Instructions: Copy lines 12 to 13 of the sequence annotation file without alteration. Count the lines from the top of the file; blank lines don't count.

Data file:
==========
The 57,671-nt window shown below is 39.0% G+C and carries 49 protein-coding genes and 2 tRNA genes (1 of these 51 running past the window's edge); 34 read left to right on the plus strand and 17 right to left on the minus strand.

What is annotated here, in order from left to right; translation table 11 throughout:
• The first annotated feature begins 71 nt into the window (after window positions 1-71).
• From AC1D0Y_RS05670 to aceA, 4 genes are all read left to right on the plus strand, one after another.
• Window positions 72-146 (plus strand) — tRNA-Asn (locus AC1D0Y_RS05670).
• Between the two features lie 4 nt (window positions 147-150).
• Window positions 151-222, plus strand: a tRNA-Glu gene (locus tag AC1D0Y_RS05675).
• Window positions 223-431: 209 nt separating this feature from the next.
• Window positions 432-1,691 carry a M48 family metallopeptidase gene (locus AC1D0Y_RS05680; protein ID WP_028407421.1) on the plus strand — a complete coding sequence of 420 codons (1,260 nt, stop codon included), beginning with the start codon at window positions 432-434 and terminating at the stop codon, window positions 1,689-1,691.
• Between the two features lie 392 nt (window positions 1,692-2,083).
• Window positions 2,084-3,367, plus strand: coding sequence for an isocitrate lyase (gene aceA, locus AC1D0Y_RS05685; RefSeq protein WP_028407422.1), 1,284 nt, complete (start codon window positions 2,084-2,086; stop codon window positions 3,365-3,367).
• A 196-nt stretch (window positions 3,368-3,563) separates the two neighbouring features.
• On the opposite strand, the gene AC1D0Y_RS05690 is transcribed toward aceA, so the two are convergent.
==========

• A 196-nt stretch (window positions 3,368-3,563) separates the two neighbouring features.
• On the opposite strand, the gene AC1D0Y_RS05690 is transcribed toward aceA, so the two are convergent.